• My child tells me that their diaper is dirty.
  • My child knows when they are going in their diaper.
  • My child is interested in the bathroom.
  • My child wants to sit on the toilet or potty-chair.
  • My child is not going through any significant life changes like a new sibling or new house.


3. Good parents potty train their children by age two or earlier.

Potty training isn’t really training at all - it’s potty learning. If you start potty training too early, your child may become frustrated because they are unable to physically do what you want. Your child will go to the potty when they’re ready, not when grandma or even preschool is ready for them to go. Some how, some way, every child eventually “trains themself” and that is the secret.

Here are a few things you should think about before getting started:

  • I am willing to wash unlimited amounts of laundry. (So, what’s different about that?)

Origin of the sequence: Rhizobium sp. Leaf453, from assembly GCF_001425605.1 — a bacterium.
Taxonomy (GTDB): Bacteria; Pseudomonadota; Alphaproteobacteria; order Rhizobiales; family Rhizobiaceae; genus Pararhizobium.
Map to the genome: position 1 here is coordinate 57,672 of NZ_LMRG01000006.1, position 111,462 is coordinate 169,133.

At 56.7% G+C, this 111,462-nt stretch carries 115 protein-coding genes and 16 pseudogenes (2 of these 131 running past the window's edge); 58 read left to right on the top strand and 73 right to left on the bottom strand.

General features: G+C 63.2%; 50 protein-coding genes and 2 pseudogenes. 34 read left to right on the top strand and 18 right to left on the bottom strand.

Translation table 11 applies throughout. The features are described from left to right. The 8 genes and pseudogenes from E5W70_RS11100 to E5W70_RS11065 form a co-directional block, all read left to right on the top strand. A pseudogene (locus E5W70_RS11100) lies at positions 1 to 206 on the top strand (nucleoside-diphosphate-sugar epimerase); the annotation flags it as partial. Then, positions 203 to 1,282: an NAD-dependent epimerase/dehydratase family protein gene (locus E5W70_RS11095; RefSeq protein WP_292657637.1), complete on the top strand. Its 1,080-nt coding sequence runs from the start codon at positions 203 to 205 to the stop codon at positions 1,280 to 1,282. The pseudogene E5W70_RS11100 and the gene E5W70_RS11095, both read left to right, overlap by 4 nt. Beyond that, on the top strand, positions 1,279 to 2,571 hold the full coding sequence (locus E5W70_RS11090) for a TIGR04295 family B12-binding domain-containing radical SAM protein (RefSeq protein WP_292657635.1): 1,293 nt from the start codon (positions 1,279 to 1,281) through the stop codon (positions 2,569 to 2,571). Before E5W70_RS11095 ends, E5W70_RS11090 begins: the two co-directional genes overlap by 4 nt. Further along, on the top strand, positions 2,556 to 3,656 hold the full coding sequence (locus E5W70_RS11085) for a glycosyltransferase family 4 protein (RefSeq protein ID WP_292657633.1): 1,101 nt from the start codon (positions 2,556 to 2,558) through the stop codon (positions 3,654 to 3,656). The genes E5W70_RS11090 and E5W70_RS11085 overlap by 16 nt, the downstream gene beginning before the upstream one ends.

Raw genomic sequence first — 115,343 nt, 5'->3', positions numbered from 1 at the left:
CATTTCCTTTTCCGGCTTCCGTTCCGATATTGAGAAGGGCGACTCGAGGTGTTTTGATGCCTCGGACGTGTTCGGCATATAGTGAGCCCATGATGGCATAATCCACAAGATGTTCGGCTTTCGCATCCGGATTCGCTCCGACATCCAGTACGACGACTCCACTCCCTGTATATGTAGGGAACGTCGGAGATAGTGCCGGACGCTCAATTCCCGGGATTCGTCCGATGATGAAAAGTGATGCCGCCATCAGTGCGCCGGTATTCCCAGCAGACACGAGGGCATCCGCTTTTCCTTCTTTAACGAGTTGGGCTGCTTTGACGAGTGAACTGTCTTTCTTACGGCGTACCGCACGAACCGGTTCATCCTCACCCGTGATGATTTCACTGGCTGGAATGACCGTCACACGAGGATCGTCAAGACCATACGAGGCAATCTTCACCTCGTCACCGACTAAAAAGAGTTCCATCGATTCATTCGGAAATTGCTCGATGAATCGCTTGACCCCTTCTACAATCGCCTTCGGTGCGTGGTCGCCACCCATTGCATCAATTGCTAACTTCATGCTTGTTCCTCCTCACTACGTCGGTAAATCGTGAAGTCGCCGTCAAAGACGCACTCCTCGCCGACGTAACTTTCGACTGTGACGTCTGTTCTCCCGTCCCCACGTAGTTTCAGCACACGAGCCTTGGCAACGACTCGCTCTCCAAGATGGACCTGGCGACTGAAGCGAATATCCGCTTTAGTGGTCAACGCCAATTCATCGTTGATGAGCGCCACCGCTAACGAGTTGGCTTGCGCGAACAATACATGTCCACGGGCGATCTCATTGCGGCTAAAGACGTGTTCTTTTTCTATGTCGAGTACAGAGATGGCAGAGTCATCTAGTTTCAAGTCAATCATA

• I am prepared with paper towels and cleaning products when my house, furniture, clothes and child need to be cleaned after an accident.
  • I will say positive, say encouraging things to my child when I really want to scream.
  • I am ready to stay home for a couple of days to start the process. (A weekend is good start for working parents. Don’t forget to talk to your child’s teacher.)
  • I am getting ready to have another child and decided I didn’t want to have two in diapers.
  • I will be patient.
  • I admit that my child will be potty trained and that “when” it is not a direct correlation of how much money she will earn.


4. Training pants and disposable underwear make potty training easier.